Address Space

Most operating systems allocate a virtual address space for each process. The virtual addresss space is byte addressable and on a 32 bit computer has 2^32 byte addresses.

The virtual address space can be divided into regions that are contigous and do not have overlap.

A paged virtual memory scheme divides the address space into fixed sized blocks that are either located in physical memory (RAM) or located in swap space on the hard disk drive.

A page table is used by the processor and operating system to map virtual addresses to real addresses. The page table also contains access control bits for each page that determine, among other things the access privelages of the process on a per page basis.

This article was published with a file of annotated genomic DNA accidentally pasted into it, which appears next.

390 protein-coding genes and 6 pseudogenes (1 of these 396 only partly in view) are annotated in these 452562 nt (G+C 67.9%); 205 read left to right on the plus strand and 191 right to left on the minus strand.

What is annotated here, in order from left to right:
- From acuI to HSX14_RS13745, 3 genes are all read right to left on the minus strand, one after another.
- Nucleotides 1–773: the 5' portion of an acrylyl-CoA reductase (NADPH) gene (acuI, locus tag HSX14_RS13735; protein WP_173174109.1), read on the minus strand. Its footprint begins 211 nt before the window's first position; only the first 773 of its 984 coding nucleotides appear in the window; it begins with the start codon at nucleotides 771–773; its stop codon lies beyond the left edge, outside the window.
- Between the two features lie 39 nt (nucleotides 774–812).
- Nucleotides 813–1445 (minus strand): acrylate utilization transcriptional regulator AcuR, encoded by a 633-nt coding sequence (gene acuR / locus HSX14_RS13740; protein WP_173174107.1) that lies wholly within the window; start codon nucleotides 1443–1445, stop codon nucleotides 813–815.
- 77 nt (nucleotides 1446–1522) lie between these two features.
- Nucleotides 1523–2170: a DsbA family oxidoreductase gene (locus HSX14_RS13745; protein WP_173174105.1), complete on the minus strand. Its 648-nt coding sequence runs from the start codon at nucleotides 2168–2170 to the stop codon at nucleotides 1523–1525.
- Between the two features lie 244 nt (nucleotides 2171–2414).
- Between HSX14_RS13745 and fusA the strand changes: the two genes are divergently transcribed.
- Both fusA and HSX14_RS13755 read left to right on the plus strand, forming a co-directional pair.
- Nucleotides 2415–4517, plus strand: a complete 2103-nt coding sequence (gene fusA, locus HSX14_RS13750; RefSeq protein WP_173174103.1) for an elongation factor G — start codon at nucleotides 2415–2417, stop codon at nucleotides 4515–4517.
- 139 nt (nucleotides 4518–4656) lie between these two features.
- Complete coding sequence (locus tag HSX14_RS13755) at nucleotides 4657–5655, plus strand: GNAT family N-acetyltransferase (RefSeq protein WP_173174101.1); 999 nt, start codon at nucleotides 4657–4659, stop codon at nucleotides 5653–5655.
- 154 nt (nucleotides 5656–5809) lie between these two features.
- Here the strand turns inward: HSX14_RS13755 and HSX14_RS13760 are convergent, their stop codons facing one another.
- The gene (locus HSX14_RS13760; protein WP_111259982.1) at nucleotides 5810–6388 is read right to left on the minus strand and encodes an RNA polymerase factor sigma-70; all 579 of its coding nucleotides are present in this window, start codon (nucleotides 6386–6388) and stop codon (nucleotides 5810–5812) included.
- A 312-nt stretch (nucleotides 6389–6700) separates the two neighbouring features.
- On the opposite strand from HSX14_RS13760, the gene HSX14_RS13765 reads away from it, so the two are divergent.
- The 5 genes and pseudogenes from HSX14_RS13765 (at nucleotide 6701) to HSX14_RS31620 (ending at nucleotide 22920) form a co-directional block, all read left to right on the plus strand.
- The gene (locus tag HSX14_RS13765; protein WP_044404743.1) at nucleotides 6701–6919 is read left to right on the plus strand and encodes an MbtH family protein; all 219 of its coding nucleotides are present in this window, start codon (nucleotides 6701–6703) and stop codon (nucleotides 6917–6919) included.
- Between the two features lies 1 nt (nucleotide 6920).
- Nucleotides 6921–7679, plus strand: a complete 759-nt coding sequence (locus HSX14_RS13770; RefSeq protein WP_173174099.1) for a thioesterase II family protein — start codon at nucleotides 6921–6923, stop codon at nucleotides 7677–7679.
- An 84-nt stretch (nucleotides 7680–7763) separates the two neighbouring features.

Shared memory

Two seperate address spaces can share the same real memory. This can be useful in a number of ways:

  • Libraries: The binary code for a library can be large and is the same for all the processes that use it.

  • Kernel: The kernel maintains code and data that is often identical (system calls for example).

  • Data sharing and communication: Two processes may opt to communicate this way, given a kernel allows for such functionality.

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